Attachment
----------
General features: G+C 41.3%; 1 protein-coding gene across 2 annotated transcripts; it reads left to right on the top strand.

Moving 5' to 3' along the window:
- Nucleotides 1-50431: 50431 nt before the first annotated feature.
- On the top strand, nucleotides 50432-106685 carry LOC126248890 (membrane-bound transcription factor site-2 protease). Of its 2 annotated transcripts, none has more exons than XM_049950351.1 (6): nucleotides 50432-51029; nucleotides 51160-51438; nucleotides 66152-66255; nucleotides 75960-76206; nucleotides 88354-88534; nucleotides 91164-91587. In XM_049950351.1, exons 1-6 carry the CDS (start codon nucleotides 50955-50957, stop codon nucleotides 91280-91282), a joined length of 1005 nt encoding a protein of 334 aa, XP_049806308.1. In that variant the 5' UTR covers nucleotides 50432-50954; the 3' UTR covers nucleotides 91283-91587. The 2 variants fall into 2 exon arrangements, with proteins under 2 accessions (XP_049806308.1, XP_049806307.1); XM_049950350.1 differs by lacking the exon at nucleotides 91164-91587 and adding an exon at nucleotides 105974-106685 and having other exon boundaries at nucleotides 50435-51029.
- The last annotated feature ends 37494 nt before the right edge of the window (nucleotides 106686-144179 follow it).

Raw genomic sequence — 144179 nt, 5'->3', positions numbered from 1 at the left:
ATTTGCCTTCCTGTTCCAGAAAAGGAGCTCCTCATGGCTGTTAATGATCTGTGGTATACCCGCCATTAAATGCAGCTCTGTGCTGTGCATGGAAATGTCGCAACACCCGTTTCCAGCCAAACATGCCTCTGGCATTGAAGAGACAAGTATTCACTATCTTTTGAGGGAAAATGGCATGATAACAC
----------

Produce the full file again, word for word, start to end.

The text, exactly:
General features: G+C 41.3%; 1 protein-coding gene across 2 annotated transcripts; it reads left to right on the top strand.

Moving 5' to 3' along the window:
- Nucleotides 1-50431: 50431 nt before the first annotated feature.
- On the top strand, nucleotides 50432-106685 carry LOC126248890 (membrane-bound transcription factor site-2 protease). Of its 2 annotated transcripts, none has more exons than XM_049950351.1 (6): nucleotides 50432-51029; nucleotides 51160-51438; nucleotides 66152-66255; nucleotides 75960-76206; nucleotides 88354-88534; nucleotides 91164-91587. In XM_049950351.1, exons 1-6 carry the CDS (start codon nucleotides 50955-50957, stop codon nucleotides 91280-91282), a joined length of 1005 nt encoding a protein of 334 aa, XP_049806308.1. In that variant the 5' UTR covers nucleotides 50432-50954; the 3' UTR covers nucleotides 91283-91587. The 2 variants fall into 2 exon arrangements, with proteins under 2 accessions (XP_049806308.1, XP_049806307.1); XM_049950350.1 differs by lacking the exon at nucleotides 91164-91587 and adding an exon at nucleotides 105974-106685 and having other exon boundaries at nucleotides 50435-51029.
- The last annotated feature ends 37494 nt before the right edge of the window (nucleotides 106686-144179 follow it).

Raw genomic sequence — 144179 nt, 5'->3', positions numbered from 1 at the left:
ATTTGCCTTCCTGTTCCAGAAAAGGAGCTCCTCATGGCTGTTAATGATCTGTGGTATACCCGCCATTAAATGCAGCTCTGTGCTGTGCATGGAAATGTCGCAACACCCGTTTCCAGCCAAACATGCCTCTGGCATTGAAGAGACAAGTATTCACTATCTTTTGAGGGAAAATGGCATGATAACAC